By Daniel Flynn
CANNES, France | Fri Nov 4, 2011 10:30am EDT
Nov 4 (Reuters) - Twenty-nine banks were named on Friday as being deemed so important to the global financial system that they are likely to need to hold more capital than rivals and must put in place a plan to allow them to be wound up without taxpayer help if they hit trouble.
Of the banks listed at the Group of 20 meeting in Cannes, 17 are from Europe, eight are U.S. banks, including Goldman Sachs , JP Morgan and Citigroup , and just four from Asia, including Bank of China .
The G20 endorsed a core capital requirement surcharge starting at 1 percent and rising to 2.5 percent of risk-weighted assets for the biggest banks -- which would be phased in over three years from 2016. The aim is to ensure taxpayers will never again be called on to foot the bill in a major banking crisis.
International industry watchdog the Financial Stability Board (FSB) also said the 29 banks need to meet resolution planning requirements, dubbed "living wills", by the end of next year. National authorities can extend this requirement to other banks at their discretion, it said.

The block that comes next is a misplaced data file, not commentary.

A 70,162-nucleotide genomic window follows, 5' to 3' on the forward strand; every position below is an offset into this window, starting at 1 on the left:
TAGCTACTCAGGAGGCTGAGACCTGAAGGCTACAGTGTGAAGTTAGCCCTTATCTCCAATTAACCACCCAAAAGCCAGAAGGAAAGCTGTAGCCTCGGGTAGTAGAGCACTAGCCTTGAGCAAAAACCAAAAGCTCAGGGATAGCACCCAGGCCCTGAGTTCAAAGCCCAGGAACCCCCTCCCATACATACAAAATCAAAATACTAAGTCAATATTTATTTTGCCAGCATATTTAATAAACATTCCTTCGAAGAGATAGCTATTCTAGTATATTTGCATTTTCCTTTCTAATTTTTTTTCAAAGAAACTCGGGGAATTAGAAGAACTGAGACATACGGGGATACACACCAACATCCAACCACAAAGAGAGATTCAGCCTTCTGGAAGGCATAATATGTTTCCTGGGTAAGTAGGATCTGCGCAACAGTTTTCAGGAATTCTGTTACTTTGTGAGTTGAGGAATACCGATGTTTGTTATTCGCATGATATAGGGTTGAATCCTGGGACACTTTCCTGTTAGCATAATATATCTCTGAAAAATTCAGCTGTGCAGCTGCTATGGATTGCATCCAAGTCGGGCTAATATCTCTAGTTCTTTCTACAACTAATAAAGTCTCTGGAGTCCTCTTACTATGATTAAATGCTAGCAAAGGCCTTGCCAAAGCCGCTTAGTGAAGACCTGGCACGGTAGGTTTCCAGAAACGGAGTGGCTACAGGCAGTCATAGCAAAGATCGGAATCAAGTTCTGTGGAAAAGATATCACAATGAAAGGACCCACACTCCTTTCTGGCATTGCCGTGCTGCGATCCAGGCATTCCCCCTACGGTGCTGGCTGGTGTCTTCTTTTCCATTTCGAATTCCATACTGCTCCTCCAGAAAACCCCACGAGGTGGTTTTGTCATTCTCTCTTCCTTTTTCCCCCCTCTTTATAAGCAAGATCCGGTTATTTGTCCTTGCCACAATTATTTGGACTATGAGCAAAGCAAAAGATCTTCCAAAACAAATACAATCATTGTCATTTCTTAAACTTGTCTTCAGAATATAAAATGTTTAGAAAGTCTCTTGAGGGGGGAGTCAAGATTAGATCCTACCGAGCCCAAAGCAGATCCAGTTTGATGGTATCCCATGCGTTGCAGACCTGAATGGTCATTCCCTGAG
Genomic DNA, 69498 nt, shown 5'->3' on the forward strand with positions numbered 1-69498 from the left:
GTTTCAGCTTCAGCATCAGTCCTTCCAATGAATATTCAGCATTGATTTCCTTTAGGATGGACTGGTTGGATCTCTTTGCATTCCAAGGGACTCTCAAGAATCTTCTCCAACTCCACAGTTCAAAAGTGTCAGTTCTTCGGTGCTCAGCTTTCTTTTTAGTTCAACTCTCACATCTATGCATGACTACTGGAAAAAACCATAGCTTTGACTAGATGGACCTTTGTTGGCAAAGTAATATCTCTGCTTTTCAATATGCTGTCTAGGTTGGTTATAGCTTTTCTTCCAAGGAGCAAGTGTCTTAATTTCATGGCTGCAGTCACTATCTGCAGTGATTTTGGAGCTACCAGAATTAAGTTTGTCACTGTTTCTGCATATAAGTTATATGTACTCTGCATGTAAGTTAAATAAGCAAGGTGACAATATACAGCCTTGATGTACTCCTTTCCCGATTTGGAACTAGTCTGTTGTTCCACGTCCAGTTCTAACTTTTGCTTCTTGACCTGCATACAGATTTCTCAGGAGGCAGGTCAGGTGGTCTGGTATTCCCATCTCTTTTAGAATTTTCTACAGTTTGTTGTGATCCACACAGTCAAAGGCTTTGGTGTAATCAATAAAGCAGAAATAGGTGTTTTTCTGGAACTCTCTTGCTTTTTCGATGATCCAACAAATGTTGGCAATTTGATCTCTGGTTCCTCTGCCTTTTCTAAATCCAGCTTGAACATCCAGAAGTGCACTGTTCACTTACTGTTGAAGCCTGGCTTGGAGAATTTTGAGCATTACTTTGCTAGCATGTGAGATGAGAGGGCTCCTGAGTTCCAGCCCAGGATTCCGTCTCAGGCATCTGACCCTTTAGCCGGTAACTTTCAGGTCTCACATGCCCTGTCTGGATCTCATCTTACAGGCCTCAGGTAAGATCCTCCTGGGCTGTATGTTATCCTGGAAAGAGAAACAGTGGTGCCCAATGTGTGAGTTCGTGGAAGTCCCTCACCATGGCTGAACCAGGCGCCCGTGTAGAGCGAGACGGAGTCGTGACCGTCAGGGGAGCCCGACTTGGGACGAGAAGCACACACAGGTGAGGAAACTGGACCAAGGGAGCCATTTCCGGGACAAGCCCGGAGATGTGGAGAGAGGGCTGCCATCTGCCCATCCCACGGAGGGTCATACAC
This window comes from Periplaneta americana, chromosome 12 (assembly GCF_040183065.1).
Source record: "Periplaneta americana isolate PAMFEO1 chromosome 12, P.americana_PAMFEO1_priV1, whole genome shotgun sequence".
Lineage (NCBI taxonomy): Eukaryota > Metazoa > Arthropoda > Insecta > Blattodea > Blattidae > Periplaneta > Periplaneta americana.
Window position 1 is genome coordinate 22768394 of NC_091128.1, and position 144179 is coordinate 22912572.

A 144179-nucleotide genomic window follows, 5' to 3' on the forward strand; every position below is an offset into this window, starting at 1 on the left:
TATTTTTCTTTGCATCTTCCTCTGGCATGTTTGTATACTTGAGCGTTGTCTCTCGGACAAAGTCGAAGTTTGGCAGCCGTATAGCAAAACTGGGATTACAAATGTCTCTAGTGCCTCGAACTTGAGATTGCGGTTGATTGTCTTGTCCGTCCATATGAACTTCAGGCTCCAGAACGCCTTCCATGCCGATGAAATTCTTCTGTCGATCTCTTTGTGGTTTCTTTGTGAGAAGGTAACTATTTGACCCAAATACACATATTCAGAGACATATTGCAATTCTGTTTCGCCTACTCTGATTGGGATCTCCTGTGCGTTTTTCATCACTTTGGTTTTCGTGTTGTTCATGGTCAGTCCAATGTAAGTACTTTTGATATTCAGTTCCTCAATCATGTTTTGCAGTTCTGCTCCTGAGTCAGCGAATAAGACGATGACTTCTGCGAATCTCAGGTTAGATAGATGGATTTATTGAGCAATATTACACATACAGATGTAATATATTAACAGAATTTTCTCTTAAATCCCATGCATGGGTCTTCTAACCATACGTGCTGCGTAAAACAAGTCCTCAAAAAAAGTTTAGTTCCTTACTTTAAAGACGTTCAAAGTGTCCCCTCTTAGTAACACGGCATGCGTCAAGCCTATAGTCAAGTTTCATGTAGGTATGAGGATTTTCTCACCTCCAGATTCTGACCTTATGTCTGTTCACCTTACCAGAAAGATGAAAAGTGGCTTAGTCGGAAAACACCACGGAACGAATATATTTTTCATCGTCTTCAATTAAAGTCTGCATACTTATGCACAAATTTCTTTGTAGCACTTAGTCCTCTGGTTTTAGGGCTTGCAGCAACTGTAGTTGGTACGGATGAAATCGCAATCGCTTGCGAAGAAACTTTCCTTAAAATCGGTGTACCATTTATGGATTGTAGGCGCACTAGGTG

The list of global systemically important financial institutions -- known by regulators as G-SIFIs -- will be reviewed annually each November. The capital buffer will apply to banks identified in November 2014.
"We consider these to be minimum rules," said Svein Andreson, secretary general of the FSB, which has been tasked by the G20 with coordinating the global regulatory response to the financial crisis.
He said a top level of 3.5 percent could be imposed on banks as a deterrent.